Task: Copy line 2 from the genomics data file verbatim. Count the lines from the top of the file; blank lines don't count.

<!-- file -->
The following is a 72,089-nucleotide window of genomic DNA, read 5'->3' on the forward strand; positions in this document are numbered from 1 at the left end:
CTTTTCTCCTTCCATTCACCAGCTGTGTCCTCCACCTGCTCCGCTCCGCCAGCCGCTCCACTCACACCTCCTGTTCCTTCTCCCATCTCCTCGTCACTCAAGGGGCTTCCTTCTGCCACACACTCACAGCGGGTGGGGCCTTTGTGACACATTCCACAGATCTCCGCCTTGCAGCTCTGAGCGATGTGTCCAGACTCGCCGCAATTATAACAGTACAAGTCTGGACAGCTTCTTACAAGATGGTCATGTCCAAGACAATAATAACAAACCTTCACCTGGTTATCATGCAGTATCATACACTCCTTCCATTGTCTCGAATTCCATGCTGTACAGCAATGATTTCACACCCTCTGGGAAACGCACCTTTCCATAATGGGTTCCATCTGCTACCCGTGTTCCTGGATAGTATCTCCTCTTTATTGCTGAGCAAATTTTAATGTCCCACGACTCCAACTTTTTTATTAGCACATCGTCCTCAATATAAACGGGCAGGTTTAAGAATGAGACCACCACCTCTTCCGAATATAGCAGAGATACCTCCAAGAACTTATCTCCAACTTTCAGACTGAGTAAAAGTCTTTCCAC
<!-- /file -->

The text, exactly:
CTTTTCTCCTTCCATTCACCAGCTGTGTCCTCCACCTGCTCCGCTCCGCCAGCCGCTCCACTCACACCTCCTGTTCCTTCTCCCATCTCCTCGTCACTCAAGGGGCTTCCTTCTGCCACACACTCACAGCGGGTGGGGCCTTTGTGACACATTCCACAGATCTCCGCCTTGCAGCTCTGAGCGATGTGTCCAGACTCGCCGCAATTATAACAGTACAAGTCTGGACAGCTTCTTACAAGATGGTCATGTCCAAGACAATAATAACAAACCTTCACCTGGTTATCATGCAGTATCATACACTCCTTCCATTGTCTCGAATTCCATGCTGTACAGCAATGATTTCACACCCTCTGGGAAACGCACCTTTCCATAATGGGTTCCATCTGCTACCCGTGTTCCTGGATAGTATCTCCTCTTTATTGCTGAGCAAATTTTAATGTCCCACGACTCCAACTTTTTTATTAGCACATCGTCCTCAATATAAACGGGCAGGTTTAAGAATGAGACCACCACCTCTTCCGAATATAGCAGAGATACCTCCAAGAACTTATCTCCAACTTTCAGACTGAGTAAAAGTCTTTCCAC